Is The Future Of Naval Stealth Just…Hiding In Plain Sight?

by admin on May 27, 2014

131028-O-ZZ999-103Stealth! Low observables! Reduced signatures! Wake reduction! It’s all the rage in naval warfare…Modern navies just won’t leave home without a full suite of pricey features deemed necessary to make a 16,000 ton DDG-1000 dwindle away to a rowboat-sized radar blip.

But…outside of that uncomfortable moment when, say, an anti-ship missile starts seeking your vessel, just how important is all this stealthy signature-reduction stuff, really?

On LCS-2, the USS Independence, radar cross-section was likely compromised for the convenience of bridge-wings. On DDG-1002, the much-ballyhooed radar-reducing composite deckhouse was sacrificed for lower-cost steel. And the changes went forward with no public discussion of the advantages/disadvantages beyond, well, raw cost. I’d like to think there was some detailed discussion of the potential tradeoffs made on these platforms, but….I’m a bit of a pessimist.

So…if signature regularly loses to cost and convenience, just how important is it all, really?

tagos engagedAre stealth features just the maritime equivalent of “curb feelers” and “sunroofs”–you know, those cool, high-margin but ultimately un-necessary gadgets your, ah, “friendly” car dealer pushes the hoi polloi to purchase?

If anything, many of the stealth/signature reduction features available to the fleet are useful/used in a relatively narrow subset of circumstances (and, I might add, quickly defeated by technological advances…or defeated because they weren’t enabled, turned-on, etc.). Might it be more useful to explore and invest in old-school passive stealth features that can pay off during day-to-day use?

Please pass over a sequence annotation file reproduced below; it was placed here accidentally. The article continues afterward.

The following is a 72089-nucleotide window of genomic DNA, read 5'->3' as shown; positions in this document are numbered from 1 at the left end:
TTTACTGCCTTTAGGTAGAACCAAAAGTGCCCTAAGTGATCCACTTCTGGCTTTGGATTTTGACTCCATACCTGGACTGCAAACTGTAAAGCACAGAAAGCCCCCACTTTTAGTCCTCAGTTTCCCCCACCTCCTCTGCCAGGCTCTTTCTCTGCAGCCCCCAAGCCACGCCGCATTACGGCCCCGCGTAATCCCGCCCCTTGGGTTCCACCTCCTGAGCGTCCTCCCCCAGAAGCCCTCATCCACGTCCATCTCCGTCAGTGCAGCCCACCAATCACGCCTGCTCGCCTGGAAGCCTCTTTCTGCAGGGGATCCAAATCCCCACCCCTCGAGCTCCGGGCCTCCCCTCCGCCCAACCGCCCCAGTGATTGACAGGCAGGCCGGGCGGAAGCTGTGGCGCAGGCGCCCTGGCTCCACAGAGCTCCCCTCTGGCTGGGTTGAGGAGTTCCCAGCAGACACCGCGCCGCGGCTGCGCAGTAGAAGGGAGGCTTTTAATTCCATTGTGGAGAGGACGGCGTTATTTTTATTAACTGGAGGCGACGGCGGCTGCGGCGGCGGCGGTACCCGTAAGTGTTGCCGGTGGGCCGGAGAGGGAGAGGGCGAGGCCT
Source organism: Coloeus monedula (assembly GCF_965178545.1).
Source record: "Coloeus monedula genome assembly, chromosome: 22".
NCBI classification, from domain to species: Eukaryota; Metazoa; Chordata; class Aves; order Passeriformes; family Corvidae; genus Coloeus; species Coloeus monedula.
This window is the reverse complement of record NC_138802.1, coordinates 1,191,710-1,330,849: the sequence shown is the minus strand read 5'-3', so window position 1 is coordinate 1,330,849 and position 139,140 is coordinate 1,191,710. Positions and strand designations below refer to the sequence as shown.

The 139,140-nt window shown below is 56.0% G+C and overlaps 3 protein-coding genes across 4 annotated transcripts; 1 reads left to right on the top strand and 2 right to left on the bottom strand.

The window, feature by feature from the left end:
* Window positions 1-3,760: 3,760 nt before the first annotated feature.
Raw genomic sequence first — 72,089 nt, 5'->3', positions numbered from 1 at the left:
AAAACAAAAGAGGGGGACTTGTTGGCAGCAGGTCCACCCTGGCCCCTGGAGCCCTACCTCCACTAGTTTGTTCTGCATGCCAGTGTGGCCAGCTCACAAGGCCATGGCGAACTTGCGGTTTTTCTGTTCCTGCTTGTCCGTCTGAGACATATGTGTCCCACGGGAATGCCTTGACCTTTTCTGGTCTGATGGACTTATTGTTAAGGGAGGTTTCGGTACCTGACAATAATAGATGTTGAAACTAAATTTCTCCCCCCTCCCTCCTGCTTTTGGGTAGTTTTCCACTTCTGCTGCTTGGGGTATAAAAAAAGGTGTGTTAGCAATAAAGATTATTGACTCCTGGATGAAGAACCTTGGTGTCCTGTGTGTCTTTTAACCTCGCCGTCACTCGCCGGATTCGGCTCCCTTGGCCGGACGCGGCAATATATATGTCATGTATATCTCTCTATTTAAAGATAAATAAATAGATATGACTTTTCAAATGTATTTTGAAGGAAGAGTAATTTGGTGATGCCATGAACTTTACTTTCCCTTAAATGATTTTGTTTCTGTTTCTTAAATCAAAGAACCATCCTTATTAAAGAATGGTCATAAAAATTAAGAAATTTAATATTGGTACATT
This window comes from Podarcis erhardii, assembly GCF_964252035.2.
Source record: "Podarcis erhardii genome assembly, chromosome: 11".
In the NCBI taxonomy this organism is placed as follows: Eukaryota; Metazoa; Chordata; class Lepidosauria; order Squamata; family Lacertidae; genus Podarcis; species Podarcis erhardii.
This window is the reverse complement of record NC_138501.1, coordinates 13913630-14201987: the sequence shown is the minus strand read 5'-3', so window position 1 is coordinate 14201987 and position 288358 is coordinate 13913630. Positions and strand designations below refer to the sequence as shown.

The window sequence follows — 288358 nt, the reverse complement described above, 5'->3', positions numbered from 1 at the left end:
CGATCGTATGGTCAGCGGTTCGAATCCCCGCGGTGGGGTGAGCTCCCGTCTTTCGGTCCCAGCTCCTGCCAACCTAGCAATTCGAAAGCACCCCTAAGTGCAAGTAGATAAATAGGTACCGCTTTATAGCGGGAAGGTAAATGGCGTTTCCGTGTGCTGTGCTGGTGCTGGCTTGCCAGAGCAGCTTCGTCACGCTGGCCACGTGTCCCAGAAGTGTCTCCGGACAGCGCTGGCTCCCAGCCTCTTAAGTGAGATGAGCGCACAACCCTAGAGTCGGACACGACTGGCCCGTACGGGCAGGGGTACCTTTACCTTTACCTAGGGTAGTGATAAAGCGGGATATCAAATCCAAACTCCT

I mean, old-school camouflage never gets old. And as the lines between civilian and military platforms begin to really blur (Exhibit “A” would be China’s maritime militia), I am beginning to wonder if true surface stealth may come from adopting Mao Tse-tung’s idea that a guerrilla “can always sink back into the peaceful population which is the sea in which the guerrilla swims like a fish.” This old adage is certainly applicable to the maritime domain–Surface combatants have a long and storied history of using deception for competitive advantage and of blending into peaceful shipping traffic (Q-ships offer one of many fun examples).

Why not take some time to exploit the potential of a low-to-no profile naval vessel?

Under certain circumstances, a Navy platform that could look and sound…and emit like civilian traffic seems like stealth gold. And, well, I suspect running about in a civilian-esque ship is an “enhancement” that costs a heck of a lot less than, say, the DDG-1000’s radar-reducing composite deckhouse.